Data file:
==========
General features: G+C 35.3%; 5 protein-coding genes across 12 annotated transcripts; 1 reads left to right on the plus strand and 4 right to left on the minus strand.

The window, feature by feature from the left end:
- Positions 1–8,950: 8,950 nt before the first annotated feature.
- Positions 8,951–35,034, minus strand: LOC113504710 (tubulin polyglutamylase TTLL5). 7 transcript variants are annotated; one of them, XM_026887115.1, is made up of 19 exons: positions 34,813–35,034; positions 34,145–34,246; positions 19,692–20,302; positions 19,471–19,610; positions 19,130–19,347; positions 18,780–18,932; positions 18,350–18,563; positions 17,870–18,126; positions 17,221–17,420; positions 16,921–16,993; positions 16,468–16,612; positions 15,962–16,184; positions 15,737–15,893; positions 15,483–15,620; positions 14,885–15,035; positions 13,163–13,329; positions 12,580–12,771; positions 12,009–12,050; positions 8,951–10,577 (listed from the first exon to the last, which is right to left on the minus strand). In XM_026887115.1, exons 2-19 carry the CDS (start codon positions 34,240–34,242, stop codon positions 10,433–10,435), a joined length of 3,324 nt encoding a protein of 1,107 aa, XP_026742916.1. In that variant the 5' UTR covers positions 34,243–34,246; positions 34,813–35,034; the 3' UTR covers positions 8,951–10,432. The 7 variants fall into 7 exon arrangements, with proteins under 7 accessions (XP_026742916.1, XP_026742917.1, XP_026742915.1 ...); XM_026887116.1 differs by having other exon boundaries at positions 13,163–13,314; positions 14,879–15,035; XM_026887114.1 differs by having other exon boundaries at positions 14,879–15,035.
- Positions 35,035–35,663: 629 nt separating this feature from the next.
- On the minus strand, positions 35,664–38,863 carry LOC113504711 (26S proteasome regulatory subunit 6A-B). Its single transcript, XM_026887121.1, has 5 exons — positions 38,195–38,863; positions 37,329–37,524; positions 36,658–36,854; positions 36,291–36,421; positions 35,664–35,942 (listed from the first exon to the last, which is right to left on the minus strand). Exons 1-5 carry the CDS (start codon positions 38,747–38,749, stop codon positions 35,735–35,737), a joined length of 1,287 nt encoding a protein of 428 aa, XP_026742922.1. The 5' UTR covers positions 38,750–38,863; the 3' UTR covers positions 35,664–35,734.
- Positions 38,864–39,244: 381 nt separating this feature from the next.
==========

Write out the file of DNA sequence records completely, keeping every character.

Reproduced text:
General features: G+C 35.3%; 5 protein-coding genes across 12 annotated transcripts; 1 reads left to right on the plus strand and 4 right to left on the minus strand.

The window, feature by feature from the left end:
- Positions 1–8,950: 8,950 nt before the first annotated feature.
- Positions 8,951–35,034, minus strand: LOC113504710 (tubulin polyglutamylase TTLL5). 7 transcript variants are annotated; one of them, XM_026887115.1, is made up of 19 exons: positions 34,813–35,034; positions 34,145–34,246; positions 19,692–20,302; positions 19,471–19,610; positions 19,130–19,347; positions 18,780–18,932; positions 18,350–18,563; positions 17,870–18,126; positions 17,221–17,420; positions 16,921–16,993; positions 16,468–16,612; positions 15,962–16,184; positions 15,737–15,893; positions 15,483–15,620; positions 14,885–15,035; positions 13,163–13,329; positions 12,580–12,771; positions 12,009–12,050; positions 8,951–10,577 (listed from the first exon to the last, which is right to left on the minus strand). In XM_026887115.1, exons 2-19 carry the CDS (start codon positions 34,240–34,242, stop codon positions 10,433–10,435), a joined length of 3,324 nt encoding a protein of 1,107 aa, XP_026742916.1. In that variant the 5' UTR covers positions 34,243–34,246; positions 34,813–35,034; the 3' UTR covers positions 8,951–10,432. The 7 variants fall into 7 exon arrangements, with proteins under 7 accessions (XP_026742916.1, XP_026742917.1, XP_026742915.1 ...); XM_026887116.1 differs by having other exon boundaries at positions 13,163–13,314; positions 14,879–15,035; XM_026887114.1 differs by having other exon boundaries at positions 14,879–15,035.
- Positions 35,035–35,663: 629 nt separating this feature from the next.
- On the minus strand, positions 35,664–38,863 carry LOC113504711 (26S proteasome regulatory subunit 6A-B). Its single transcript, XM_026887121.1, has 5 exons — positions 38,195–38,863; positions 37,329–37,524; positions 36,658–36,854; positions 36,291–36,421; positions 35,664–35,942 (listed from the first exon to the last, which is right to left on the minus strand). Exons 1-5 carry the CDS (start codon positions 38,747–38,749, stop codon positions 35,735–35,737), a joined length of 1,287 nt encoding a protein of 428 aa, XP_026742922.1. The 5' UTR covers positions 38,750–38,863; the 3' UTR covers positions 35,664–35,734.
- Positions 38,864–39,244: 381 nt separating this feature from the next.